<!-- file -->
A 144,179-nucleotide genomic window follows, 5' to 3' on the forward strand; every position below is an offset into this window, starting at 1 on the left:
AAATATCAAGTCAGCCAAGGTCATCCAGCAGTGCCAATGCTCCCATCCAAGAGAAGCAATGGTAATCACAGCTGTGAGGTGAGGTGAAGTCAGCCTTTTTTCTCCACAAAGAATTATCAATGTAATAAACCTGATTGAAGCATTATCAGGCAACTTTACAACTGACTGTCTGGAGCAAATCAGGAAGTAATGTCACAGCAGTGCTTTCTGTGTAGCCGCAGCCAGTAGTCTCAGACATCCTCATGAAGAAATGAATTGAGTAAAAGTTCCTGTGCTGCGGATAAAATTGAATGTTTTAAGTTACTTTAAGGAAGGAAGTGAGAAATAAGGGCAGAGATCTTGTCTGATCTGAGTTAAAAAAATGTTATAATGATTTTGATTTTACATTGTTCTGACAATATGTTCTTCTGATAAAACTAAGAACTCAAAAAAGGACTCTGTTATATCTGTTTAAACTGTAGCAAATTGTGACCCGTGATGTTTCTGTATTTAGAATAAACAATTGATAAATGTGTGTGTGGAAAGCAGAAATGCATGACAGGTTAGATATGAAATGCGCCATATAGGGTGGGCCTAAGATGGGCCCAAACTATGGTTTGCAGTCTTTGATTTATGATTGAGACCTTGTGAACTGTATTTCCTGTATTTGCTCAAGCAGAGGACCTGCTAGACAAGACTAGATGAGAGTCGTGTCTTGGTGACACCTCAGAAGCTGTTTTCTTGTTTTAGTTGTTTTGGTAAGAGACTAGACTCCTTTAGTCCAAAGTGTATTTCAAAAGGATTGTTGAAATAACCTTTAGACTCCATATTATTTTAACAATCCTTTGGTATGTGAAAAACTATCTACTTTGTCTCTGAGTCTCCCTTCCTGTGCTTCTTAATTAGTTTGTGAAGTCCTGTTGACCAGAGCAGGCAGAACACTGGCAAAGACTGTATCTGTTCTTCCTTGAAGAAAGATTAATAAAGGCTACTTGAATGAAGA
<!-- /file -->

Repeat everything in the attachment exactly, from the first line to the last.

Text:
A 144,179-nucleotide genomic window follows, 5' to 3' on the forward strand; every position below is an offset into this window, starting at 1 on the left:
AAATATCAAGTCAGCCAAGGTCATCCAGCAGTGCCAATGCTCCCATCCAAGAGAAGCAATGGTAATCACAGCTGTGAGGTGAGGTGAAGTCAGCCTTTTTTCTCCACAAAGAATTATCAATGTAATAAACCTGATTGAAGCATTATCAGGCAACTTTACAACTGACTGTCTGGAGCAAATCAGGAAGTAATGTCACAGCAGTGCTTTCTGTGTAGCCGCAGCCAGTAGTCTCAGACATCCTCATGAAGAAATGAATTGAGTAAAAGTTCCTGTGCTGCGGATAAAATTGAATGTTTTAAGTTACTTTAAGGAAGGAAGTGAGAAATAAGGGCAGAGATCTTGTCTGATCTGAGTTAAAAAAATGTTATAATGATTTTGATTTTACATTGTTCTGACAATATGTTCTTCTGATAAAACTAAGAACTCAAAAAAGGACTCTGTTATATCTGTTTAAACTGTAGCAAATTGTGACCCGTGATGTTTCTGTATTTAGAATAAACAATTGATAAATGTGTGTGTGGAAAGCAGAAATGCATGACAGGTTAGATATGAAATGCGCCATATAGGGTGGGCCTAAGATGGGCCCAAACTATGGTTTGCAGTCTTTGATTTATGATTGAGACCTTGTGAACTGTATTTCCTGTATTTGCTCAAGCAGAGGACCTGCTAGACAAGACTAGATGAGAGTCGTGTCTTGGTGACACCTCAGAAGCTGTTTTCTTGTTTTAGTTGTTTTGGTAAGAGACTAGACTCCTTTAGTCCAAAGTGTATTTCAAAAGGATTGTTGAAATAACCTTTAGACTCCATATTATTTTAACAATCCTTTGGTATGTGAAAAACTATCTACTTTGTCTCTGAGTCTCCCTTCCTGTGCTTCTTAATTAGTTTGTGAAGTCCTGTTGACCAGAGCAGGCAGAACACTGGCAAAGACTGTATCTGTTCTTCCTTGAAGAAAGATTAATAAAGGCTACTTGAATGAAGA